New Brunswick

Multicultural council surveys New Brunswickers about racism

The New Brunswick Multicultural Council is trying to get a better idea of how prevalent racism is in the province.

Council to conduct online survey to document experiences of racism

'Without understanding the scope of the problem and the individual and collective experiences of racism, we can't meaningfully address the issue,' said Husoni Raymond. (Ed Hunter/CBC)

The New Brunswick Multicultural Council is trying to get a better idea of how prevalent racism is in the province.

The group has launched an online survey aimed at gathering the experiences of New Brunswickers and their understanding of racism.

Husoni Raymond, the anti-racism project policy development co-ordinator for the council, said a lack of New Brunswick-focused studies on racism led to the survey being commissioned.

"We saw this as foundational to any anti-racism work, because without understanding the scope of the problem and the individual and collective experiences of racism, we can't meaningfully address the issue," he said.

Raymond said often the experience of Black people and other people of colour in New Brunswick is diminished or erased, so it's important to get those experiences recorded.

"It's often dismissed as overreacting or 'It's all in your head,' or they didn't intend for it to be that way," said Raymond.

But Raymond said it's also important for white New Brunswickers to participate in the surveys to provide what they've experienced and learned about racism.

"Have they been bystanders to racist incidents? How did they respond? And what resources can we create to address this issue? Because it really poses a barrier to social and economic prosperity of New Brunswick."

Raymond said he hopes the survey will shed light on the pervasiveness of racism in New Brunswick society.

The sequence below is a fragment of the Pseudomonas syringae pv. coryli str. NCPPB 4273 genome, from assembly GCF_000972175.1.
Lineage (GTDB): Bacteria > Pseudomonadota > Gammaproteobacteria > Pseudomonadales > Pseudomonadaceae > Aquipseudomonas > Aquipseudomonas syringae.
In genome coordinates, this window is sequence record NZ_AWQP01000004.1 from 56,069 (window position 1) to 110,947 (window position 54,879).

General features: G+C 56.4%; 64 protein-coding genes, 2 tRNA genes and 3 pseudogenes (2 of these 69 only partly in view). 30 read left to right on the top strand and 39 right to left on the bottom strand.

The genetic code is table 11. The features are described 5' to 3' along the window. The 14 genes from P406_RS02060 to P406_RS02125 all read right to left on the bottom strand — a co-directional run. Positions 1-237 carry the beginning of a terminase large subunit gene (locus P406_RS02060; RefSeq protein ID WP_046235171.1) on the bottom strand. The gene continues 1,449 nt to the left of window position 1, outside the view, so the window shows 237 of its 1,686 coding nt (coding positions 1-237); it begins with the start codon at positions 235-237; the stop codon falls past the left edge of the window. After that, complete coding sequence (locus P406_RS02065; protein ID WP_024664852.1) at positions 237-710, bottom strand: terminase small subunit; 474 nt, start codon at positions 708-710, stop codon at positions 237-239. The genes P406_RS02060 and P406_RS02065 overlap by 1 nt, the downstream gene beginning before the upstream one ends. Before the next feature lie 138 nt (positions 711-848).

Husoni Raymond is the policy development coordinator with the anti-racism project for the New Brunswick Multicultural Council. He's also an organizer with Black Lives Matter Fredericton. 8:18

"We think that if we don't talk about it, if we don't study it, then, you know, it doesn't exist," said Raymond. 

"So this survey is foundational in understanding that and understanding that racism is alive in New Brunswick, and this is what people are experiencing."

Raymond said the survey is looking for both qualitative data, such as examples of racist incidents experienced or viewed, and quantitative data, show as how many times someone has been called a slur.

He said the survey results will be used to inform the group's work, but parts of it will be published.

"We're hoping to create a report on the state of racism within New Brunswick to make that available to the public," said Raymond.

"So anyone who's interested in viewing our key findings will be able to view it from that report."

For more stories about the experiences of Black Canadians — from anti-Black racism to success stories within the Black community — check out Being Black in Canada, a CBC project Black Canadians can be proud of. You can read more stories here.

(CBC)

With files from Information Morning Moncton

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